A Family Builds a Homestead in the Rain

Love and Country Wine

I made my first batch of country wine this summer, with my daughter in a carrier on my back and during her nap times, using drought-stifled tart plums. I’d read quite a bit about the basics, and John Seymour’s description of the simple, forgiving process appealed to me greatly. That and the self-sufficiency aspect– beer and wine aren’t cheap, and anything made in my own kitchen brings that much more gratification.

My husband was skeptical, to say the least, when he eyed my bucketful of hard olive-like fruits and heard my plan.

That first batch yielded a case and a half of warmly golden wine that had a robust alcohol content and was decent-tasting at bottling time and more delicious as each week went by.

As quickly as it transformed, I was making new brews: rosehip and apple and Chinese date. Some were roughly palatable, full of potential with some age. (See? Never a failure, even when it doesn’t come out great.) The apple is a bit sweet, but effervescent and sublimely pure– you can actually taste the Golden Delicious nuances of the apple.

Pumpkin spice wine now sputters away in a carboy in our dining room, and my husband’s first mead project is starting to ferment (look for more on each of these here soon.) Persimmon and mint are on-deck.



These projects are intensely satisfying. I love walking through the room and meeting the evolving, pungent scent of fruit and alcohol wafting away from yeast hard at work. I love the fizz, and the raucous created by a good, aerating stir twice a day.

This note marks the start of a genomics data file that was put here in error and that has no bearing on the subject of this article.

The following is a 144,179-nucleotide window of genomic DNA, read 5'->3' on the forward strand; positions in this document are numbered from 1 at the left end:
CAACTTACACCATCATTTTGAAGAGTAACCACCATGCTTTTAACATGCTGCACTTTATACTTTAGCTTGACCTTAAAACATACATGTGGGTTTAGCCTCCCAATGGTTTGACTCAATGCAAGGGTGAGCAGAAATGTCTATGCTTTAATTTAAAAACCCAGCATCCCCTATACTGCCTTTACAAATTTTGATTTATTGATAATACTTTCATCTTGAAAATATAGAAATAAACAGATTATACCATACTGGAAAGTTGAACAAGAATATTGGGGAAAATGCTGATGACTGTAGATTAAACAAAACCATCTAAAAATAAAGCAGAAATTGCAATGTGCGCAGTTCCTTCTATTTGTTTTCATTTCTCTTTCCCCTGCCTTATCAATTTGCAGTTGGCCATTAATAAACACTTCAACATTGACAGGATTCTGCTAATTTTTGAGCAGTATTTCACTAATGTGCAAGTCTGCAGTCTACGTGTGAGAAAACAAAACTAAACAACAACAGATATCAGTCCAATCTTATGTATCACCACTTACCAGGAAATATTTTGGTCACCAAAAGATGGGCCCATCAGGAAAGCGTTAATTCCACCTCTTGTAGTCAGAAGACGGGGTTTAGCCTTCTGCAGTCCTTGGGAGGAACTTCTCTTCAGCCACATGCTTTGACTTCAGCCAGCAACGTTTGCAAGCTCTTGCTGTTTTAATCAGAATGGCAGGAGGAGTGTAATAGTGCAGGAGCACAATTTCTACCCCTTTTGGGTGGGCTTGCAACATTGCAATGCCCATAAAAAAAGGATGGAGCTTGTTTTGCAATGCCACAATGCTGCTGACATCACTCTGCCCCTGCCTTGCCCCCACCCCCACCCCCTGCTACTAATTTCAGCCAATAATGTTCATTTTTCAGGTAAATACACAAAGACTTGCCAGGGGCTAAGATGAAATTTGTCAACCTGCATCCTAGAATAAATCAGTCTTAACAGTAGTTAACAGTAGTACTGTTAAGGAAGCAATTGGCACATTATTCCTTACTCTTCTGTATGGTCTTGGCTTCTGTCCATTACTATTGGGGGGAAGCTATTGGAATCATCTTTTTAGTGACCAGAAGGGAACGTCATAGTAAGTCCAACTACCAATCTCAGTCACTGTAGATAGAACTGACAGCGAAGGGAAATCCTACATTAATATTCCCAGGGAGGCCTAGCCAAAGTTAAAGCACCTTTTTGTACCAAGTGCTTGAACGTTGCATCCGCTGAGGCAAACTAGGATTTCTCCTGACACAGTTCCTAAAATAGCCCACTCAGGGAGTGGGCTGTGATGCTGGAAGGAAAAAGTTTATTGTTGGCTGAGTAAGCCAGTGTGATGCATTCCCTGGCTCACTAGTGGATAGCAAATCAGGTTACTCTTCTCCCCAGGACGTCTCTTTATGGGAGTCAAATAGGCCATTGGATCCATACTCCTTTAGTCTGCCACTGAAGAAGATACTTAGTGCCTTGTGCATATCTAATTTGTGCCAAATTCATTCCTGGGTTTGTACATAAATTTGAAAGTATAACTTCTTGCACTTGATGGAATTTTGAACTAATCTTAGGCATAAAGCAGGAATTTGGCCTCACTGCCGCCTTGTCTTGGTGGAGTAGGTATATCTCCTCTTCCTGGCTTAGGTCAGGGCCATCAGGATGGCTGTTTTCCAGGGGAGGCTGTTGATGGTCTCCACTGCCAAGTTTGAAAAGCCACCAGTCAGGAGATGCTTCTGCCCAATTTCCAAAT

Working with yeast provides a whole different excitement apart from cooking. With fermentation, you are the sous chef, not the chef. The yeast do all the work when given the right tools and a little love.

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  1. November 18, 2014    

    Had you tried any of these fruits/combos before? We’ve made pear and apple ciders in the past and have a crab-apple and apple cider fermenting now. I really like some of the combinations you’ve mentioned, sounds fun!

    • November 18, 2014    

      No, all are new. The new property has more blackberries growing than we could ever make a dent in, so I know there will be abundant blackberry combinations next summer!

  2. November 18, 2014    

    I love how adventurous you are!

    • November 18, 2014    

      Thank you– it’s humble, quiet adventure but wonderful exploring!

  3. November 18, 2014    

    I have made country wine similar to this before. Pretty good stuff for sure. Mine ended up quite strong though. I can’t wait to make mine form my own fruits like you did! How does the rose hip wine taste?

    • November 19, 2014    

      Yes, they are all strong. I don’t mind that, personally. The rosehips are rather bitter-tangy with herbal/ floral notes but everything I’ve read says to wait 6 months to 2 years for a transcendent improvement. Looking forward to that!

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  1. Making Plum Wine | Little Fall Creek on March 23, 2015 at 8:26 am


I'm Kelly. Writer, crafter, forager, country winemaker, cook. Mama of an awesome toddler and married to my best friend. We recently returned to the Pacific Northwest, where we're setting out to grow, make, and learn as much as we can as the future unfolds.

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